bodecea

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A “Black Hole” is an astronomical term for a star that has imploded on itself, thus creating a gravitational field so powerful that even light cannot escape it. Thus when you look in that area of the sky it appears completely dark.
Metaphorically, a “black hole” is anything that seems to consume money and resources without end. Some boaters joke that a pleasure boat is nothing more than a “black hole” in the water that you endlessly throw money into.
Public Education is a kind of “black hole.” The evidence of its being a Black Hole is that there has been a DRAMATIC increase in funding for public education over the past several decades, with no measurable improvement. More specifically, if you spend twice as much on something as you did previously, you would expect that there would be some measurable improvement SOMEWHERE, but the only thing that has “improved” in public education is there are a lot more people on the payroll and they are making a lot more money. Educational "outcomes"? Not so great.

Here in Pennsylvania, we have a new Democrat governor who has staked his entire political existence on the proposition that Pennsylvania needs to spend more money on public education. We are already among the top ten states in the country in terms of dollars-per-student, but apparently we are not spending "enough." We are spending three times as much, in constant year dollars, as we were in 1975, with no improvement whatsoever in test scores, regardless of how they are measured.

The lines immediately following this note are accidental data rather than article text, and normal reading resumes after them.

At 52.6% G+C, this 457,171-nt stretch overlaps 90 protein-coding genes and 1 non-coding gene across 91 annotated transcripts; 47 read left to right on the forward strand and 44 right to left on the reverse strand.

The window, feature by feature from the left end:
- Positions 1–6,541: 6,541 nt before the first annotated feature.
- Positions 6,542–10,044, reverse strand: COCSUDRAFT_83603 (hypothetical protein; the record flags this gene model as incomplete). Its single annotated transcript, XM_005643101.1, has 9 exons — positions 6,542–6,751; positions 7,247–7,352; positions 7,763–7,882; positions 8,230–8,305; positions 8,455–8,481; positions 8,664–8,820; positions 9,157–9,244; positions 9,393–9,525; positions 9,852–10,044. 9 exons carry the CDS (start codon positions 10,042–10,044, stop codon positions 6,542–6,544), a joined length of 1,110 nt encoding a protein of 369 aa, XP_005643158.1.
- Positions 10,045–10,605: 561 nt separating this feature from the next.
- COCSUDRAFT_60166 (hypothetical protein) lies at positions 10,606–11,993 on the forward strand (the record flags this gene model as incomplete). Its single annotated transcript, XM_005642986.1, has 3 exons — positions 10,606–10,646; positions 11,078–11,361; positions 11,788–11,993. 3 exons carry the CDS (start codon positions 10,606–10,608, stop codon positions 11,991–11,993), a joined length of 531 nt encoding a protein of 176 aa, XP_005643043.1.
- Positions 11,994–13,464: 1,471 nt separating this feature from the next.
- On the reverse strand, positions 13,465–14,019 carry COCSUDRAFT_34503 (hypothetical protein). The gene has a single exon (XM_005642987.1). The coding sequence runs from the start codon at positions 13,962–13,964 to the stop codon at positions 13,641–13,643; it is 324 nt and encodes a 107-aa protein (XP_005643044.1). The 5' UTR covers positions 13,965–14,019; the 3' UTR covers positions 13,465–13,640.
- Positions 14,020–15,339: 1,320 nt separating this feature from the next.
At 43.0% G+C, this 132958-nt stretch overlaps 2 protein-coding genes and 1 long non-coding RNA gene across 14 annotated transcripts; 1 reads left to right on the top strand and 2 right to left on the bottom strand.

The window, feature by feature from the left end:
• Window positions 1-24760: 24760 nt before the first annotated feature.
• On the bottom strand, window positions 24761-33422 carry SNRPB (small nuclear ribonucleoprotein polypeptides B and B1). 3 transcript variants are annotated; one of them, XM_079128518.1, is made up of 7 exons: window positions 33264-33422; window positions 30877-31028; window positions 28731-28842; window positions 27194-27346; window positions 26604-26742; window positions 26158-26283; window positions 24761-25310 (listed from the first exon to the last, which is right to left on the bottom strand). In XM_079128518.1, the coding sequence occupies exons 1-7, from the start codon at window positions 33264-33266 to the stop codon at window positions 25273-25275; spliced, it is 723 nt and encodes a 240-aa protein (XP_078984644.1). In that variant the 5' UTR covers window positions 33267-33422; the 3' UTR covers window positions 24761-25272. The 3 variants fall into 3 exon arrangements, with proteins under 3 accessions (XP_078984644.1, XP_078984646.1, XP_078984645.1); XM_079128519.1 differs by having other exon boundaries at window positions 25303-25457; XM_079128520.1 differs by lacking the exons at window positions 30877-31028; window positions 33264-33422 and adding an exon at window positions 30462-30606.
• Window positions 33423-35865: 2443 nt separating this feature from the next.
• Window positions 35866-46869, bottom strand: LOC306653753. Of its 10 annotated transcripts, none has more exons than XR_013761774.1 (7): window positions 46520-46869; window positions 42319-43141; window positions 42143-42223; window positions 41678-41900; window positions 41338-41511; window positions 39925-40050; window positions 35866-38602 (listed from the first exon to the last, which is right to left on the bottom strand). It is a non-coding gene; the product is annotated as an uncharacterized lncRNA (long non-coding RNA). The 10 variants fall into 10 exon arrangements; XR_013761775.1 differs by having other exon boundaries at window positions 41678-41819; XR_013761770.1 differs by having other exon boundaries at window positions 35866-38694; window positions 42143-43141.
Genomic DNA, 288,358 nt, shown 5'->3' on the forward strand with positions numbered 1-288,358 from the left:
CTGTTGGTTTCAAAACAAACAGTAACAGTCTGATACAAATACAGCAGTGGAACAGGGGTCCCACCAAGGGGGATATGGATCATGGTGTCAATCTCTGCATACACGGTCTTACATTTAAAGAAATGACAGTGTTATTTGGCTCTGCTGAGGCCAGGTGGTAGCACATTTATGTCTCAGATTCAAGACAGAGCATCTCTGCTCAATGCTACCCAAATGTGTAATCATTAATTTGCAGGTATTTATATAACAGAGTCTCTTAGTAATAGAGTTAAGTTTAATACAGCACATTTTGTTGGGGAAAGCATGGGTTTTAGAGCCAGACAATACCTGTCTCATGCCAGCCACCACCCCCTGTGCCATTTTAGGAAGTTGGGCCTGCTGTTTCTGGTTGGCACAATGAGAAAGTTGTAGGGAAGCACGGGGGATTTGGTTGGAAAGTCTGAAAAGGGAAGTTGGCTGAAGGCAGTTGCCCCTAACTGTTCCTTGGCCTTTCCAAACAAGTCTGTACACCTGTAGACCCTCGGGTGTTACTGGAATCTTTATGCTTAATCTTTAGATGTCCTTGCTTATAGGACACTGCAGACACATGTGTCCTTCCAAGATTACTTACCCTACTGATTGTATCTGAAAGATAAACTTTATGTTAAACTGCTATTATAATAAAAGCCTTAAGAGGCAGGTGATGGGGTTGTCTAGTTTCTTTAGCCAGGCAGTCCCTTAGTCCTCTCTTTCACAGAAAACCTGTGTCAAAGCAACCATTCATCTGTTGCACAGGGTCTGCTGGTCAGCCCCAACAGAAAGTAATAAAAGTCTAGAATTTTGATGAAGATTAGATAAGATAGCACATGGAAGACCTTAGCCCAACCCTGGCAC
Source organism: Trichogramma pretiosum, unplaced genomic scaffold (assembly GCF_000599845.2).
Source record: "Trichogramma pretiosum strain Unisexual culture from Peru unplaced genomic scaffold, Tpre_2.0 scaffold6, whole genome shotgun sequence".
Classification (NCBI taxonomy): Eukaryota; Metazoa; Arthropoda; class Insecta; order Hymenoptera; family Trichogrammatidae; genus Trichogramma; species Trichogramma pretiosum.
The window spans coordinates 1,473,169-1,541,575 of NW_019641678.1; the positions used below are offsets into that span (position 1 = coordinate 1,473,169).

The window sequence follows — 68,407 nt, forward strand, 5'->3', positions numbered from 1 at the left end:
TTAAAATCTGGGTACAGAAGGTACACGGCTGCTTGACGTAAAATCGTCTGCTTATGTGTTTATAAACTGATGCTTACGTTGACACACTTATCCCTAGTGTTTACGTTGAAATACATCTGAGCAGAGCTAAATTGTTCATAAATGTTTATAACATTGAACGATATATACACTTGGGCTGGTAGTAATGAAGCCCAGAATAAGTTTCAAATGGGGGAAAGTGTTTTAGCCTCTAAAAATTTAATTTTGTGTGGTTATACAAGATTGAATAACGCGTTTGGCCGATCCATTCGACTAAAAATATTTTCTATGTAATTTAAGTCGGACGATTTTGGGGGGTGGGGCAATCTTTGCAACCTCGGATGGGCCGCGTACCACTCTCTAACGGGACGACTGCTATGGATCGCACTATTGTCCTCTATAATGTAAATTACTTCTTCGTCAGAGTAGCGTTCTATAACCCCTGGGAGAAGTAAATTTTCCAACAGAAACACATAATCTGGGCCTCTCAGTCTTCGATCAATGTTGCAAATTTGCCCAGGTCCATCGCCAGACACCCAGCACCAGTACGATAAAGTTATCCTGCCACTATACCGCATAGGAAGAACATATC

It is also worth noting that a large army of teachers and school administrators will be retiring within the next ten years, and their pensions are not even close to being funded, so the local school districts and the state will have to supplement the pension funds with current-year tax revenues. Therefore, even if "education" funding were to remain constant, the tax bite will still be increasing significantly in the coming years. So the governor wants to piggy-back significant education spending increases on top of the increasing burden of pensions and benefits that cannot be avoided.

And for what?

Where is his evidence that the additional funding will result in any measurable benefit? No one is even asking that question because in the public's mind and in the media, the mantra, "Public Schools are Under-funded" is perpetually axiomatic. It doesn't matter how much funding is made available, it is never "enough."

Black hole.

Fortunately, the Republican legislature isn't buying it. So we have a months-long standoff, with no end in sight.